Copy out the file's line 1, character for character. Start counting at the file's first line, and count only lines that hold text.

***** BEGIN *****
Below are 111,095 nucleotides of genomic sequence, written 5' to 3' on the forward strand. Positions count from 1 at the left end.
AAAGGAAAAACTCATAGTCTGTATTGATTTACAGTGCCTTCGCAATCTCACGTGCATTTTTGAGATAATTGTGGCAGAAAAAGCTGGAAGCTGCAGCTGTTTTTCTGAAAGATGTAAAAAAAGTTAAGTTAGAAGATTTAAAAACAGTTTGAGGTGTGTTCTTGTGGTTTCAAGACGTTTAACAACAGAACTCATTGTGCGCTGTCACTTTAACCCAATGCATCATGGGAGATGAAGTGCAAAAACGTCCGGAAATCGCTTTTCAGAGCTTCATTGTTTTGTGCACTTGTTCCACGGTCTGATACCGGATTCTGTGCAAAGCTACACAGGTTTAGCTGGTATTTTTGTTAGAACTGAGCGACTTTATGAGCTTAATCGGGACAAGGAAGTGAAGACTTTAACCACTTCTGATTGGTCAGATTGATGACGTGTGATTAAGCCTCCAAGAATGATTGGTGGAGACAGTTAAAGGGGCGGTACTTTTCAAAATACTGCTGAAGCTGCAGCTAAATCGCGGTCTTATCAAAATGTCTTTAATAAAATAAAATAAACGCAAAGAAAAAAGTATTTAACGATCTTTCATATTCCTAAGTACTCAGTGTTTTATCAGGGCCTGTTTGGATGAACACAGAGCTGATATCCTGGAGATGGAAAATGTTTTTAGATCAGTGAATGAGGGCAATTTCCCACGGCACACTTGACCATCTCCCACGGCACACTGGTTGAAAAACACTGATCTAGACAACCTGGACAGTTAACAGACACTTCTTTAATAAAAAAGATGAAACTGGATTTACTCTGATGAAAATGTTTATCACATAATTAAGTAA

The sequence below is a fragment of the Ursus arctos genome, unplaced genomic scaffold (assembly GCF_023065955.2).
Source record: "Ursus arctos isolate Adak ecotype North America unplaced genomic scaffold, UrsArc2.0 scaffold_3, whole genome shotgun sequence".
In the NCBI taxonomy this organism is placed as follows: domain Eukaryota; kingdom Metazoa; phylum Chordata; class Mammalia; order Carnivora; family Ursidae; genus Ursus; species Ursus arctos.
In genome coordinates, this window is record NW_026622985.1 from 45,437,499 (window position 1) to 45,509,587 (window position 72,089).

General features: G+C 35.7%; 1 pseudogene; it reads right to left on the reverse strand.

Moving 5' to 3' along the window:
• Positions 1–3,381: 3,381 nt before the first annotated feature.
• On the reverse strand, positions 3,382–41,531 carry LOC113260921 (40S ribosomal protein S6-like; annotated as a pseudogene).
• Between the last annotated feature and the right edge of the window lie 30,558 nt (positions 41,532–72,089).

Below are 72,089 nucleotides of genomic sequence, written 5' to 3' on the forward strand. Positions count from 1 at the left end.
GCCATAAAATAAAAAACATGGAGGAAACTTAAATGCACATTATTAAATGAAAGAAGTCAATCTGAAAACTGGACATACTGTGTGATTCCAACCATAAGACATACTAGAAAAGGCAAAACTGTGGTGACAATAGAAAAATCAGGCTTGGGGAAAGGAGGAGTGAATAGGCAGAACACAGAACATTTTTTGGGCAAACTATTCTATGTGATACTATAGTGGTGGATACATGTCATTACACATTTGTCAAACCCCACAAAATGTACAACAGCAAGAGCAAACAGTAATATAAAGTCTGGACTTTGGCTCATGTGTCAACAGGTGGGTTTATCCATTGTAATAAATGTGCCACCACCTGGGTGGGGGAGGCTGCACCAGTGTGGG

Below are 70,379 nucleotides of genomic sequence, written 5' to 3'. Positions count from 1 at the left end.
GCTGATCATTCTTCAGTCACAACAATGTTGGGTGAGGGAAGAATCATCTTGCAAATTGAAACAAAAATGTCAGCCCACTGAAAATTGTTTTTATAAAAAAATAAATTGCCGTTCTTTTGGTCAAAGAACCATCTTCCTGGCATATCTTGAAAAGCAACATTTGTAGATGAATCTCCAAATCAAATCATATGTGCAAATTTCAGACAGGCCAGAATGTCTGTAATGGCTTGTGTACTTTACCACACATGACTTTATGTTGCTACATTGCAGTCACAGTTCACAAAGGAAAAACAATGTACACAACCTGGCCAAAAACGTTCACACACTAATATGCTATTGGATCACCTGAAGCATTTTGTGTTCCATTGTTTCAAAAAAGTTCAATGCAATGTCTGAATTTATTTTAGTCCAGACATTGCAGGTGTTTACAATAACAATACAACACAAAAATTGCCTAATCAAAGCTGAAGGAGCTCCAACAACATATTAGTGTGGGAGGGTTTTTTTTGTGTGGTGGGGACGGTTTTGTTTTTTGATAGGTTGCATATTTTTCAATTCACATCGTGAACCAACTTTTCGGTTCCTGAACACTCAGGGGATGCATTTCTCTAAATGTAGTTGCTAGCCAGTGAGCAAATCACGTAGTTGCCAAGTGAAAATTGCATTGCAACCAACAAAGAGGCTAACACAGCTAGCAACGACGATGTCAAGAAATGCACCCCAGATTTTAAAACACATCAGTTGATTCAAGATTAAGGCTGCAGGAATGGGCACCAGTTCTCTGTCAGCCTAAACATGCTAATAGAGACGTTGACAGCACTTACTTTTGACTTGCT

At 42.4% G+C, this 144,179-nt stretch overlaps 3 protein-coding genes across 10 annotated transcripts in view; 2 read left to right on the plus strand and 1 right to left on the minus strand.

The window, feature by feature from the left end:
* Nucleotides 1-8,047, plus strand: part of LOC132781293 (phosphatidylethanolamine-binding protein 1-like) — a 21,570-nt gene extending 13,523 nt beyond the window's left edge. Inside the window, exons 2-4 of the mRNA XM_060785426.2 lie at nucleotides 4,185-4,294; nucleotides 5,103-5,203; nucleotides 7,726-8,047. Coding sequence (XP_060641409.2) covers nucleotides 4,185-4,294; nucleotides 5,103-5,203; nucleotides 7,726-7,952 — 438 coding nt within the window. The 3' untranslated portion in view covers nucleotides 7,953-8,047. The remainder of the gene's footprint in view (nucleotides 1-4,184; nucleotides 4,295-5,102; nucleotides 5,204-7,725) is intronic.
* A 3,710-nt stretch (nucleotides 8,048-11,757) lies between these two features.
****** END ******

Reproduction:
Below are 111,095 nucleotides of genomic sequence, written 5' to 3' on the forward strand. Positions count from 1 at the left end.